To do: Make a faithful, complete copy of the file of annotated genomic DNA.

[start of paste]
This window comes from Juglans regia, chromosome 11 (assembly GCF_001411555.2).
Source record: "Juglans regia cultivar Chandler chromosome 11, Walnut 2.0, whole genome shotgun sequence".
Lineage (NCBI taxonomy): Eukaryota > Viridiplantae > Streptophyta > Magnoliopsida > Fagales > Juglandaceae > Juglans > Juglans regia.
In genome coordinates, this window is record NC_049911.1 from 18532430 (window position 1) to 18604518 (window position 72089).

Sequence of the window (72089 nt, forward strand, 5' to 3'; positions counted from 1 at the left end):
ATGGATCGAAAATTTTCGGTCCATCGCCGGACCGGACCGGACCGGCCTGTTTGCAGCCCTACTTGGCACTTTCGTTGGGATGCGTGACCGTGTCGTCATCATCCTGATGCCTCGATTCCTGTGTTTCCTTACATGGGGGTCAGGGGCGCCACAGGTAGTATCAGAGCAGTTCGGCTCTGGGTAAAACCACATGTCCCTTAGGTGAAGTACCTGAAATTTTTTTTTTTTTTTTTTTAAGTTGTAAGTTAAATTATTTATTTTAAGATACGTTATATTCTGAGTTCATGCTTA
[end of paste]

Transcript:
This window comes from Juglans regia, chromosome 11 (assembly GCF_001411555.2).
Source record: "Juglans regia cultivar Chandler chromosome 11, Walnut 2.0, whole genome shotgun sequence".
Lineage (NCBI taxonomy): Eukaryota > Viridiplantae > Streptophyta > Magnoliopsida > Fagales > Juglandaceae > Juglans > Juglans regia.
In genome coordinates, this window is record NC_049911.1 from 18532430 (window position 1) to 18604518 (window position 72089).

Sequence of the window (72089 nt, forward strand, 5' to 3'; positions counted from 1 at the left end):
ATGGATCGAAAATTTTCGGTCCATCGCCGGACCGGACCGGACCGGCCTGTTTGCAGCCCTACTTGGCACTTTCGTTGGGATGCGTGACCGTGTCGTCATCATCCTGATGCCTCGATTCCTGTGTTTCCTTACATGGGGGTCAGGGGCGCCACAGGTAGTATCAGAGCAGTTCGGCTCTGGGTAAAACCACATGTCCCTTAGGTGAAGTACCTGAAATTTTTTTTTTTTTTTTTTTAAGTTGTAAGTTAAATTATTTATTTTAAGATACGTTATATTCTGAGTTCATGCTTA